Horror films are in a world of their own in terms of public consumption. The vitriol directed toward certain remakes are target-specific, and in mainstream critical circles often ignored. But in an age where zombies dominate the horror scene more than any other monster, any changes to zombie physiology can infuriate rabid fans. Viewers of The Walking Dead (and creator Robert Kirkman) like to forget that season one ended with a blow by blow of how the zombie virus works.
The day of the fast-moving zombie of the early 2000s has been quietly swept under the rug. Even the most acclaimed film from that period, 28 Days Later, survives only on the technicality that the hordes are not actually zombies, but the rage-infected living.
5 Mass Effect 3
Time was, you saved up your allowance to rent a selection from the NES library from your local Blockbuster. With little more to go on than misleading box cover art and the odd screenshot from your Nintendo Power, you were renting blind and hoping for the best. If the game was produced by LJN, you were pretty much screwed.
Today, Blockbuster is a remnant of the past. And the hype surrounding a game's release is loaded heavy with fan expectations.
None suffered more harshly than Mass Effect 3, a generally well-received game that, according to fans, had an infuriating ending. After fighting through hoards of Reapers, the player is given three options, each of which results in the lead character's death.
Displeased fans organized the "Retake Mass Effect" campaign online. One fan went as far as to lodge a complaint with the Federal Trade Commission.
Those of us old enough to remember 8-bit consoles could never conceive of going to such lengths over that crappy Dr. Jekyll and Mr. Hyde game. Talk about entitlement.
Even those with no vested interest in sports had something to say about deflategate. It transcended it's typical place in news and became a national controversy still debated over to this day.
Sports fans should have a much harder road to convince the general public their devotion to a team or player is justified. After all, they've had to battle through the inherent racism of a team name, animal cruelty, homophobia and even potential child molestation that may taint the legacy of their beloved. Yet a lot of the media tends to give sports fans a pass when holding a team's feet to the fire.
Iron Man 3 is, arguably, the most accomplished standalone superhero film Marvel Studios has yet to produce. It's slick, funny and incredibly entertaining, scripted by legendary Lethal Weapon scribe Shane Black and, by the last act, feels very much like a sequel to that franchise as much as does a superhero film. But don't tell that to anyone loyal to the comics or their eyes will roll back into their head and they'll begin speaking in tongues (it could be Kree, but without a translator implant, who knows).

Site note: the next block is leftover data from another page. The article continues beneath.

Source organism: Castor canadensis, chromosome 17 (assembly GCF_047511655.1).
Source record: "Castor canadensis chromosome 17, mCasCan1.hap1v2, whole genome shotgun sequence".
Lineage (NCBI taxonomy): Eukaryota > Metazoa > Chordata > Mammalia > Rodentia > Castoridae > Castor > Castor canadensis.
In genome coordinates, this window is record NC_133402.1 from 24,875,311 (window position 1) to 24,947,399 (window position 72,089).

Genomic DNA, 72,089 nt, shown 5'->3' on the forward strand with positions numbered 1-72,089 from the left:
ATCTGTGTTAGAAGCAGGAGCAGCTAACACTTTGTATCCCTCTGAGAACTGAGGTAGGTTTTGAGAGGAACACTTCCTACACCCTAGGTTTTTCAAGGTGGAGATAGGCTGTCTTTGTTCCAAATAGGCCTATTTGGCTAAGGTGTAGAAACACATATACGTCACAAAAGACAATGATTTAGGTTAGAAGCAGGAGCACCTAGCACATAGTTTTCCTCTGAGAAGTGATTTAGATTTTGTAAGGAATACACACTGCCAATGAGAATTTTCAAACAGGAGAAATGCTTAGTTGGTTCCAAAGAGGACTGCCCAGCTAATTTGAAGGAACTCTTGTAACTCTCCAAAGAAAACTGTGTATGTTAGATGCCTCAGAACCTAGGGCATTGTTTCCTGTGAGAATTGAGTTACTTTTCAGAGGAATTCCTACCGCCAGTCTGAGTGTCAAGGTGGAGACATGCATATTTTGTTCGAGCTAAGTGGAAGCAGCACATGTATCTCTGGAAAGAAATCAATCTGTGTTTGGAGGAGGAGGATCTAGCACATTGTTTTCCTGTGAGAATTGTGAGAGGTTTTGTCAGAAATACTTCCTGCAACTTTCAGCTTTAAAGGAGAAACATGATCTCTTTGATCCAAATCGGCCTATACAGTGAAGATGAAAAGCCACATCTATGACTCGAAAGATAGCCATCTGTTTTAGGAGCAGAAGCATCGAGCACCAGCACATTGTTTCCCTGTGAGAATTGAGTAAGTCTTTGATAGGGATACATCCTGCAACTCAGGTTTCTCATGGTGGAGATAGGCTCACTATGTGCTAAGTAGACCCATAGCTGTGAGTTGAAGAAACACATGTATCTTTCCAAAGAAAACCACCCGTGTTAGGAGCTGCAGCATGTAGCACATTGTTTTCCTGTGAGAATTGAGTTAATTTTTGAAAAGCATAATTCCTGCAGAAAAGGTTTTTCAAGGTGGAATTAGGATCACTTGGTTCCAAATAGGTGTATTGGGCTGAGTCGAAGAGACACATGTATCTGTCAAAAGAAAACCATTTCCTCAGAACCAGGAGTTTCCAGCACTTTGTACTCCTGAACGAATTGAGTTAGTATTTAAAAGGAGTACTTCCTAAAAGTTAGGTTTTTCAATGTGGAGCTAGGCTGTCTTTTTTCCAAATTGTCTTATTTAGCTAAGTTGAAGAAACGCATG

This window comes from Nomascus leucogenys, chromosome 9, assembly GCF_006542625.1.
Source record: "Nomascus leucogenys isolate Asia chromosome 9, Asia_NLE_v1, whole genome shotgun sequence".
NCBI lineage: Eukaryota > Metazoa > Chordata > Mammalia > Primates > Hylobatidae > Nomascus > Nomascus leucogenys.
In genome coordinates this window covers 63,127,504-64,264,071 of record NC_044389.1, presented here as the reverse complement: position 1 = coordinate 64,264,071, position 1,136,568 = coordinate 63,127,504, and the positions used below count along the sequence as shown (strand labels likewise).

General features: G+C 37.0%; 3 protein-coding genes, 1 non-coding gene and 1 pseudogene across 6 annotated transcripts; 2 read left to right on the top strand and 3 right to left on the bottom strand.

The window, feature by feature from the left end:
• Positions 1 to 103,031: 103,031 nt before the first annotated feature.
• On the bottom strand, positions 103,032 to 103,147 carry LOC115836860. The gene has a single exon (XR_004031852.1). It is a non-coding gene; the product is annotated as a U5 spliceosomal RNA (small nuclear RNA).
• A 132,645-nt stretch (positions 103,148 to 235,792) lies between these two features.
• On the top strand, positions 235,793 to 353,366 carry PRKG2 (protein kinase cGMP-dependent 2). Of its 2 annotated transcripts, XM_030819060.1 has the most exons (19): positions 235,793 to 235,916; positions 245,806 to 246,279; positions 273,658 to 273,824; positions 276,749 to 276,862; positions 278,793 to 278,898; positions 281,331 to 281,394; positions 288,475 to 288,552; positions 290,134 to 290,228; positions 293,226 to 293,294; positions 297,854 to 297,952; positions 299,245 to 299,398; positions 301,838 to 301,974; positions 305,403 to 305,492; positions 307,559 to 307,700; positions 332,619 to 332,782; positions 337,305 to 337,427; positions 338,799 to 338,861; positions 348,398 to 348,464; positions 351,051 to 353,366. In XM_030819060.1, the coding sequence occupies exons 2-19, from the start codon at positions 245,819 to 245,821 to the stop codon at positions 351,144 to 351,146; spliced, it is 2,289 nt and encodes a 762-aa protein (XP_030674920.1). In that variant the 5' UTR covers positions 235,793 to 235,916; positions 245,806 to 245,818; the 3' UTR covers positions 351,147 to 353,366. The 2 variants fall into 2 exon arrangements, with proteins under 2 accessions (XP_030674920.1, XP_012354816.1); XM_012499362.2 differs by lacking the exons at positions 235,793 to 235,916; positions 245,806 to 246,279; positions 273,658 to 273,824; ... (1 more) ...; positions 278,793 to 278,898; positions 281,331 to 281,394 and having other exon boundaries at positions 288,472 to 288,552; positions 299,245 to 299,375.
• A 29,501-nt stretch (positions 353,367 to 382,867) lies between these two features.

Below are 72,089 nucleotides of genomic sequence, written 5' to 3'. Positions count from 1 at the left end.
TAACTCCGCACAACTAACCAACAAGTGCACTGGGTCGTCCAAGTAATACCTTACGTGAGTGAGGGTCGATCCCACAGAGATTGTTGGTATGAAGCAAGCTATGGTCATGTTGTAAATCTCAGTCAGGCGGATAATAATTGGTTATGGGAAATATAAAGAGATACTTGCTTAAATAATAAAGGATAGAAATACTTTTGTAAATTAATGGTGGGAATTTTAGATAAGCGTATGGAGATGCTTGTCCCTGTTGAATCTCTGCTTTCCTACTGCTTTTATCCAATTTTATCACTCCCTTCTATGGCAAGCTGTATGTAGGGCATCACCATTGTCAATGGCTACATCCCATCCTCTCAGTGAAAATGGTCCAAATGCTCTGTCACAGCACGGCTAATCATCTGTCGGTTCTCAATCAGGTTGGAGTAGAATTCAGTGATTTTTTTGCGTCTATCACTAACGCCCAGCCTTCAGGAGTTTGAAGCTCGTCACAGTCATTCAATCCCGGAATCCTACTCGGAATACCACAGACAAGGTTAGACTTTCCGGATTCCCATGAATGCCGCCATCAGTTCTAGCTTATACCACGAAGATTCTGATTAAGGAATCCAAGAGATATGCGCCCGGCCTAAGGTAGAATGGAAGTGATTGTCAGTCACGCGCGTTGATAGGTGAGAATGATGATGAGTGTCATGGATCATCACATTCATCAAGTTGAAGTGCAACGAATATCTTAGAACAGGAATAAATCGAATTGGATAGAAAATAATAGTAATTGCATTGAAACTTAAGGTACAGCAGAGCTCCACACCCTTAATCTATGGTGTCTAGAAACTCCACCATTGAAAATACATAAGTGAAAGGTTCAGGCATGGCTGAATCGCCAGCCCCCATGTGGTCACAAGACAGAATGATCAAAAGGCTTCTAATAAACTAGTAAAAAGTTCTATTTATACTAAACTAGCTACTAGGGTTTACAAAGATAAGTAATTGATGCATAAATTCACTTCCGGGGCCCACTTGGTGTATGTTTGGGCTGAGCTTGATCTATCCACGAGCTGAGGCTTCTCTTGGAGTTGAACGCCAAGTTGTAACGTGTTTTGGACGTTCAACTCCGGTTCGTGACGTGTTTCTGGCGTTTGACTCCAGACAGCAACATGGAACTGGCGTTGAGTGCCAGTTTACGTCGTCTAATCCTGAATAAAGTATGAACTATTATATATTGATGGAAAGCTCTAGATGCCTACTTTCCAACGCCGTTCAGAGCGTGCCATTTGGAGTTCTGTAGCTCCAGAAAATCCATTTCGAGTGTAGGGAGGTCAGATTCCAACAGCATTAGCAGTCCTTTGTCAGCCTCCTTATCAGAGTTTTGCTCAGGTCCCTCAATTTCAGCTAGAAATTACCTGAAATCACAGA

Anyone who knows the Iron Man comics knows of The Mandarin - Tony Stark's most feared nemesis. Fans had the rug pulled out from under them when, in the film, The Mandarin was altered into a bumbling, beer-soaked figurehead of a much more sinister plot. It's not that the real Mandarin doesn't make an appearance (played by Guy Pearce), just that the standard robe-wearing nightmare from the comics is revealed as a gag. It's a funny gag, played pitch-perfect by Sir Ben Kingsley. To this day, Marvel fans will refer to you only in vulgar terms if you speak highly of the change. As we just did. Oh...
2 Michael Bay-ification
Fans of The Teenage Mutant Ninja Turtles comic were apoplectic when superproducer Michael Bay suggested his new adaptation would feature an extraterrestrial origin story. It turned out to be slightly inaccurate, but Bay's new Turtles, directed by Jonathan Liebsman, had many other reasons for fans to be furious.
Initially, archvillain Shredder, a Japanese robo-samurai, was whitewashed and played by character actor William Fichtner. After fans unleashed their fury, reshoots added a mostly silent Asian Shredder, turning Fichtner's character into a confusing middleman.
Most Bay produced reboots have been met with heavy criticism, but none was more viciously (and rightfully) attacked as the 2010 remake of A Nightmare on Elm Street. Plans to continue to the series were abruptly cut short.
1 Celebrity Love
Recently, Amber Heard has come forward to speak about the physical abuse she suffered at the hands of former husband Johnny Depp. The story went through the standard and clearly well-respected vetting process of the internet. Depp fans took to the comments section with cries of "We weren't there" and "We don't know the whole story." This neglects the fact that the bruises on Heard's face tell enough of the story to fill in horrid blanks.
This is where, in past instances such as Rihanna and Chris Brown, fan love becomes something far more insidious and vile. It's all fun and games until the victim of such a hideous crime of domestic abuse gets no support or is held to a higher level of unjust scrutiny, merely because the accused is held in high public regard. It's something to consider next time a musician you admire goes on an ill-advised Twitter rant.